The North's statement Thursday proposed talks not only about Kaesong but about other defunct inter-Korean endeavors such as cross-border tours and reunions between North Korean and South Korean family members.

Pyongyang also said it could restore its Red Cross communication line with South Korea in their truce village if Seoul agrees to talks, and allowed Seoul to set the date and venue for the dialogue "to the convenience of the south side."

The talks will be the first government-level negotiations between the two Koreas since South Korean President Park Geun-hye took office earlier this year with a North Korea policy dubbed "trustpolitik." She has outlined her intention to reach out to the foes to build trust while remaining firm on intolerance to provocations.

After relations dropped to their lowest level in decades under her predecessor, Lee Myung-bak, North Korea had been looking for a change in the Seoul-Pyongyang relationship under Park, who visited North Korea in 2002. But the first 100 days of her administration were trying times for her "trustpolitik" policy as Pyongyang threatened to carry out nuclear attacks and to close Kaesong.

However, both sides have been looking for a face-saving way to restart relations. Pyongyang proposed a joint event on June 15, the anniversary of their 2000 agreement on reconciliation; Seoul has so far rejected the proposal.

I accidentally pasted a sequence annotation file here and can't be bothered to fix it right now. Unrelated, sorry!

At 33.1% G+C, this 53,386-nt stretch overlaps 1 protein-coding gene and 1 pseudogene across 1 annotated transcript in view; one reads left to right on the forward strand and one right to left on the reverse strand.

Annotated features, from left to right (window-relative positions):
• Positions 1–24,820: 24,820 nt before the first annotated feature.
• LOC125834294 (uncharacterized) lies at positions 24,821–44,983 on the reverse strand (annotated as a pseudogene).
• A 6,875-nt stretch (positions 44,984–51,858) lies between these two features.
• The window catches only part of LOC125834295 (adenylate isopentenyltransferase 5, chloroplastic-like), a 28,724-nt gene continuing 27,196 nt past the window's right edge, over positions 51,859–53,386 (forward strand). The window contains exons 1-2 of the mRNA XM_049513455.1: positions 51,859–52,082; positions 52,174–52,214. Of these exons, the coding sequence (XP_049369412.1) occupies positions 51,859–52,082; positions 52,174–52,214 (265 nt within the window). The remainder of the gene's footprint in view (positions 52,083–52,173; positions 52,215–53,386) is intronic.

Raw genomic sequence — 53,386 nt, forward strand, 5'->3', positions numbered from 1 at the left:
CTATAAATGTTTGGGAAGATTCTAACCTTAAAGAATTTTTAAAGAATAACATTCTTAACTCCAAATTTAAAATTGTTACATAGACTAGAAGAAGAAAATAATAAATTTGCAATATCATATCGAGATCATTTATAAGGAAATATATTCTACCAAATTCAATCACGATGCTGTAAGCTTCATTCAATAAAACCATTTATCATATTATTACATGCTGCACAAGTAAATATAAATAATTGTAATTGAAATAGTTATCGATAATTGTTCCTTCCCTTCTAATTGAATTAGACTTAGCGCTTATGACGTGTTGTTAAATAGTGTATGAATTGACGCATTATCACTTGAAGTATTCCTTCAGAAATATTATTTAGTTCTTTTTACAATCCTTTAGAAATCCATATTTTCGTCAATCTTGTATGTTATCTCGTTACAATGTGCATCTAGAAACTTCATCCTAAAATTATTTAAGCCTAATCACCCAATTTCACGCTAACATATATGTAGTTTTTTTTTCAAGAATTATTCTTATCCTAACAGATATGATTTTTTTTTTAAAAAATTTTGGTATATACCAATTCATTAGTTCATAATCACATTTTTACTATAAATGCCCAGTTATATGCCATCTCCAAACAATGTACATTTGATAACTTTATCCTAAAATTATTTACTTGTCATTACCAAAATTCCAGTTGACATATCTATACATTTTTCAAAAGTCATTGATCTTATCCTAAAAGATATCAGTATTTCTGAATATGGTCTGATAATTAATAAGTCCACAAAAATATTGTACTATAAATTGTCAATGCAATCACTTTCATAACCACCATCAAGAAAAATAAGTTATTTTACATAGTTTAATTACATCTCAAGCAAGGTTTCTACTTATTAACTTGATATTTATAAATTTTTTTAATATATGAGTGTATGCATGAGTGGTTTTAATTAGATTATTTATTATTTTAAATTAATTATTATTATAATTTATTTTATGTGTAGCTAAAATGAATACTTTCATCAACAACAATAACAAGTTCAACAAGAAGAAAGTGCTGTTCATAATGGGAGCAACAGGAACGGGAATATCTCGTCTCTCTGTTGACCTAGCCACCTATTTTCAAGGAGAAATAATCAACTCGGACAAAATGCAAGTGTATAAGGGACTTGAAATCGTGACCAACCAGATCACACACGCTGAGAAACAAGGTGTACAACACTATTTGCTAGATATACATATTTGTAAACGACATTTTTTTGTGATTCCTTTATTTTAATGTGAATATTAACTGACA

The isolation of the authoritarian North has grown since a satellite launch in December, viewed as an effort to test its long-range missile technology, and since it conducted a nuclear test in February. Pyongyang was enraged by the United Nations Security Council sanctions those actions brought, and further angered by U.S.-South Korean military drills that the allies call routine but that the North claims are invasion rehearsals. Pyongyang earlier this year threatened nuclear attacks on Seoul and Washington.

Pyongyang's statement comes after Choe Ryong Hae, a North Korean military official and confidant of leader Kim Jong Un, met with Chinese leader Xi Jinping in Beijing in late May and said that Pyongyang was "willing to accept the suggestion of the Chinese side and launch dialogue with all relevant parties."